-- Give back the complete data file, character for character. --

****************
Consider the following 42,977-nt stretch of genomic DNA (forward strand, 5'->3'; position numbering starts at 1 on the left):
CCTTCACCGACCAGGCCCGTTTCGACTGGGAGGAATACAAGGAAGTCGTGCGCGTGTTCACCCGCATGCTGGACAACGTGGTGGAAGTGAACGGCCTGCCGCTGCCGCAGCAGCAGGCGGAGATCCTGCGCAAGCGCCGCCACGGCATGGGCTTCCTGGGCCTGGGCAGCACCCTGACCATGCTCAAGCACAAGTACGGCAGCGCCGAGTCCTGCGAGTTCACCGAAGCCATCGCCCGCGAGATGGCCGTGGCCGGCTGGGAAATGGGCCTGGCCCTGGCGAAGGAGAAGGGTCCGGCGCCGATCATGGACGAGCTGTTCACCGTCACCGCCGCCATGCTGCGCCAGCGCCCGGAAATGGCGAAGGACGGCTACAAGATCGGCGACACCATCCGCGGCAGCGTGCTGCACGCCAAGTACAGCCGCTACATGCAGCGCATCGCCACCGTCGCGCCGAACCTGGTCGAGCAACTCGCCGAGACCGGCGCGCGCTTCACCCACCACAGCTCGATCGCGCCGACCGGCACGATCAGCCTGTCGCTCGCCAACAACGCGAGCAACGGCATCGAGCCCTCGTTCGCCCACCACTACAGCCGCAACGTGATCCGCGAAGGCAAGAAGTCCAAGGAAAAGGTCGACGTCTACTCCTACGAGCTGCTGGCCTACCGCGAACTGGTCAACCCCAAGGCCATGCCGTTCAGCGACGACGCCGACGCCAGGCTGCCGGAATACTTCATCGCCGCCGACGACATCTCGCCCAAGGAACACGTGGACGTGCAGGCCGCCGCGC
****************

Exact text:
Consider the following 42,977-nt stretch of genomic DNA (forward strand, 5'->3'; position numbering starts at 1 on the left):
CCTTCACCGACCAGGCCCGTTTCGACTGGGAGGAATACAAGGAAGTCGTGCGCGTGTTCACCCGCATGCTGGACAACGTGGTGGAAGTGAACGGCCTGCCGCTGCCGCAGCAGCAGGCGGAGATCCTGCGCAAGCGCCGCCACGGCATGGGCTTCCTGGGCCTGGGCAGCACCCTGACCATGCTCAAGCACAAGTACGGCAGCGCCGAGTCCTGCGAGTTCACCGAAGCCATCGCCCGCGAGATGGCCGTGGCCGGCTGGGAAATGGGCCTGGCCCTGGCGAAGGAGAAGGGTCCGGCGCCGATCATGGACGAGCTGTTCACCGTCACCGCCGCCATGCTGCGCCAGCGCCCGGAAATGGCGAAGGACGGCTACAAGATCGGCGACACCATCCGCGGCAGCGTGCTGCACGCCAAGTACAGCCGCTACATGCAGCGCATCGCCACCGTCGCGCCGAACCTGGTCGAGCAACTCGCCGAGACCGGCGCGCGCTTCACCCACCACAGCTCGATCGCGCCGACCGGCACGATCAGCCTGTCGCTCGCCAACAACGCGAGCAACGGCATCGAGCCCTCGTTCGCCCACCACTACAGCCGCAACGTGATCCGCGAAGGCAAGAAGTCCAAGGAAAAGGTCGACGTCTACTCCTACGAGCTGCTGGCCTACCGCGAACTGGTCAACCCCAAGGCCATGCCGTTCAGCGACGACGCCGACGCCAGGCTGCCGGAATACTTCATCGCCGCCGACGACATCTCGCCCAAGGAACACGTGGACGTGCAGGCCGCCGCGC